Thursday 24 March 2016

Another gross

Another gross of malware-bearing (maliferous?) emails arrived today. I can't help feeling that the Bad People must believe that they'll harvest a fine crop of victims, otherwise why bother?

I picked one of the emails and ran it through VirusTotal. 8 products flagged it, 48 passed it as clean.

The products that flagged it are:

Avira (no cloud)

But if you're using one of those products, don't pat yourself on the back too hard. 

I tried another one, and 3 flagged it, 53 failed. The ones that flagged it are:      


I haven't tested the other 142 emails, but I would expect that I'd get similarly dismal results.       

What does this malware do? They download something from a remote server, and the thing they download is the payload. So I don't know, but if I had to guess, I'd guess that
a week or so after installation, a screen will pop up telling you that if you want to see
your data again, you'll have to send $1000 in bitcoin to the criminal.

Wow. This is *such* a big problem. But a big problem is just a big opportunity seen from the wrong end. Surely someone soon will make a product that strips out potentially malicious attachments, or the parts of attachments that are potentially malicious? Anyone who did that, could do very well out of it. I mean, it is *so* easy to see that your current AV solution isn't solving the problem that people are actually facing today. Just take a few of the malware-bearing emails that you get today, and see if your current AV flags them.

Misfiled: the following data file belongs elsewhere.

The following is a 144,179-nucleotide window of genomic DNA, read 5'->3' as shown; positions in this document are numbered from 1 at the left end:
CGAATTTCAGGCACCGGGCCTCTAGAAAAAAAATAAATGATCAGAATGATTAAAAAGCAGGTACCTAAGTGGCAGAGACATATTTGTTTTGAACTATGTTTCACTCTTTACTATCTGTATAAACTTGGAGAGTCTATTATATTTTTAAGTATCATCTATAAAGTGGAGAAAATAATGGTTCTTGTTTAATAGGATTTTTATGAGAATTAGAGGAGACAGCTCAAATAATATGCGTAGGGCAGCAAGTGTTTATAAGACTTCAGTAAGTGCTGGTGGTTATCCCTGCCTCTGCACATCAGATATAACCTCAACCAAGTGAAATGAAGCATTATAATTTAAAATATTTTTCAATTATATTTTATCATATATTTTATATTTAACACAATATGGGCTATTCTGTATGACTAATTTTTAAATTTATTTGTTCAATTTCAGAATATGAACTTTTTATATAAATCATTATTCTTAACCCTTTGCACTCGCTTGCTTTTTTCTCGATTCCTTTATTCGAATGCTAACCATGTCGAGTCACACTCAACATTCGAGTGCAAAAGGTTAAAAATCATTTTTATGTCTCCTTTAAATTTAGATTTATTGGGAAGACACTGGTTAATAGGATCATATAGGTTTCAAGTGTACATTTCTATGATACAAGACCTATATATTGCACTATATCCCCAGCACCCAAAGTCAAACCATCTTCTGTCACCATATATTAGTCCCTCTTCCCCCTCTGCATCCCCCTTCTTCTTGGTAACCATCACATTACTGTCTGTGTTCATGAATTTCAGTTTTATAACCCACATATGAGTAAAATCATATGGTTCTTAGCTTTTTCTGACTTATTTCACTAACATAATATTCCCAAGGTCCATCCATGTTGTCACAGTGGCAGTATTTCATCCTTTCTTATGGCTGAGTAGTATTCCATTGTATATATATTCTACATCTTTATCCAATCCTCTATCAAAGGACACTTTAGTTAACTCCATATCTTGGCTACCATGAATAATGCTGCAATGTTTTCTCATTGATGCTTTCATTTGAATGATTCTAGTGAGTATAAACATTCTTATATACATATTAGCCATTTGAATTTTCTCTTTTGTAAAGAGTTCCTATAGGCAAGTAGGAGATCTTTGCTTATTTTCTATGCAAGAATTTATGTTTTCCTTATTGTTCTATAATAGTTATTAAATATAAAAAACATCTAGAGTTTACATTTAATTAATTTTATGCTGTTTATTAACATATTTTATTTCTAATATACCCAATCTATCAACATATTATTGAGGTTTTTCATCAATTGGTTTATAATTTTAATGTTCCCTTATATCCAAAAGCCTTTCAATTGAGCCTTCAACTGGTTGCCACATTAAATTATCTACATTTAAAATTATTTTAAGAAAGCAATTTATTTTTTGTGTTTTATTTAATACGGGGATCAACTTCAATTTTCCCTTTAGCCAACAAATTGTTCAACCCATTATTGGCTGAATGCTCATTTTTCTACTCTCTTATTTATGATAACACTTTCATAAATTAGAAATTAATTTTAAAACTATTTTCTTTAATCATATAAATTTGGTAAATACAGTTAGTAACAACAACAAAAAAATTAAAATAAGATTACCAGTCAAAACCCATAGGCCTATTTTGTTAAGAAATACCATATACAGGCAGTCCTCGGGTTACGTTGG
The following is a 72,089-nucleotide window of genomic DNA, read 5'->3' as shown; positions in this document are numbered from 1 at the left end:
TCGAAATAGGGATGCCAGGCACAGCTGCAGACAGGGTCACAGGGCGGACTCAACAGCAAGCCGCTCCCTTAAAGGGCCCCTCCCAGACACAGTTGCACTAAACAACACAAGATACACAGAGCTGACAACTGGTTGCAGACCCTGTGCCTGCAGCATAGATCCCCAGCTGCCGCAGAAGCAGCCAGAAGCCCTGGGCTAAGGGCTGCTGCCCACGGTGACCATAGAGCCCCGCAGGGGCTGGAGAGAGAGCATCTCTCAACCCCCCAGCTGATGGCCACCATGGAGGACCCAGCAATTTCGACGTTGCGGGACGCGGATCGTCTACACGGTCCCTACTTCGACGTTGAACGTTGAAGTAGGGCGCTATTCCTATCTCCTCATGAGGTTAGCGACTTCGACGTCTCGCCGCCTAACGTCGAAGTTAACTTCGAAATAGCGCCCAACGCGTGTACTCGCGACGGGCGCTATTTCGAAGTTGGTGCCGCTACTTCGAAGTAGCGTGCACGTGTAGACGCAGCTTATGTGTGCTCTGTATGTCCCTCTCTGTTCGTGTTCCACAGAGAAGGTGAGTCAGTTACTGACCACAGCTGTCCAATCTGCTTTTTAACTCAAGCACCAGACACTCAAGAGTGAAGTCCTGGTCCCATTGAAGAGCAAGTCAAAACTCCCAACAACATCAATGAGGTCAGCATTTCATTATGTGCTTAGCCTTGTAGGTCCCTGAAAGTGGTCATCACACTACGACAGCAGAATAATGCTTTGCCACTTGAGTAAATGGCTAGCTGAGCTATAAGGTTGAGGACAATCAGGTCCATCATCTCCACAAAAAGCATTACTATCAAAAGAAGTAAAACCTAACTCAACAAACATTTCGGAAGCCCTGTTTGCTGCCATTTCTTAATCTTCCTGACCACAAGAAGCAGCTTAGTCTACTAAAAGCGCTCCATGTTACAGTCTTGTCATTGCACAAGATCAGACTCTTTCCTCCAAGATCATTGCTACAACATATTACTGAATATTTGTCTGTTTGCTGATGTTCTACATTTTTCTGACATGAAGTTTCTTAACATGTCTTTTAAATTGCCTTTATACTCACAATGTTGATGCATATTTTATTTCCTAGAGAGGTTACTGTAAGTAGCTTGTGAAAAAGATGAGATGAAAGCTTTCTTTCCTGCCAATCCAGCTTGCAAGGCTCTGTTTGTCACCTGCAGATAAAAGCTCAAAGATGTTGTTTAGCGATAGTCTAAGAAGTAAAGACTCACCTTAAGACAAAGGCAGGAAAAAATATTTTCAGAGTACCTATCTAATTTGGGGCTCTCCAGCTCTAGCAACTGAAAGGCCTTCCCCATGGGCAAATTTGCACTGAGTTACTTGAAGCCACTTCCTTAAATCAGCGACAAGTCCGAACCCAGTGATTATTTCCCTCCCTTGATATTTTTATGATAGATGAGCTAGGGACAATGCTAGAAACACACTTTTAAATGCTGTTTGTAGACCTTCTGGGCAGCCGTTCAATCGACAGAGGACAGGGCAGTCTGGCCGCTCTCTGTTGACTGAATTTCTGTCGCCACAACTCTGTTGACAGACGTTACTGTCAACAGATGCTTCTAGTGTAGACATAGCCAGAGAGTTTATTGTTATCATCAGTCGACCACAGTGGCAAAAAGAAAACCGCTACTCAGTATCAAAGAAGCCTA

And do make sure that you have a backup.


  1. So, Britain’s most senior police officer has been accused of attempting to shift blame on to victims of online fraud after he suggested consumers should not be refunded by banks if they fail to protect themselves from cybercrime.

    Sir Bernard Hogan-Howe, the Metropolitan police commissioner, said customers who had fallen foul of online fraudsters were being “rewarded for bad behaviour” instead of incentivised to update anti-virus software and improve passwords.

    This was discussed last night on national Radio 5 Live. Some people voiced the view that if someone left the keys in an unlocked car, then the insurer would not pay out so why should banks be different?

    I sent them my view on the current uselessness of anti-virus software, as influenced by your blogs and it was read out on air (even if they did mispronounce my name).

    I would blame the banks for not implementing more robust systems. One online bank account I have does even have a method of password changing (other than phoning them up and requesting it).

  2. Well done you - I wish I could have heard that.

  3. Catch up is here:

    (It was Adrian Goldberg though (not Phil Williams))

  4. My modest contribution about 45 mins in.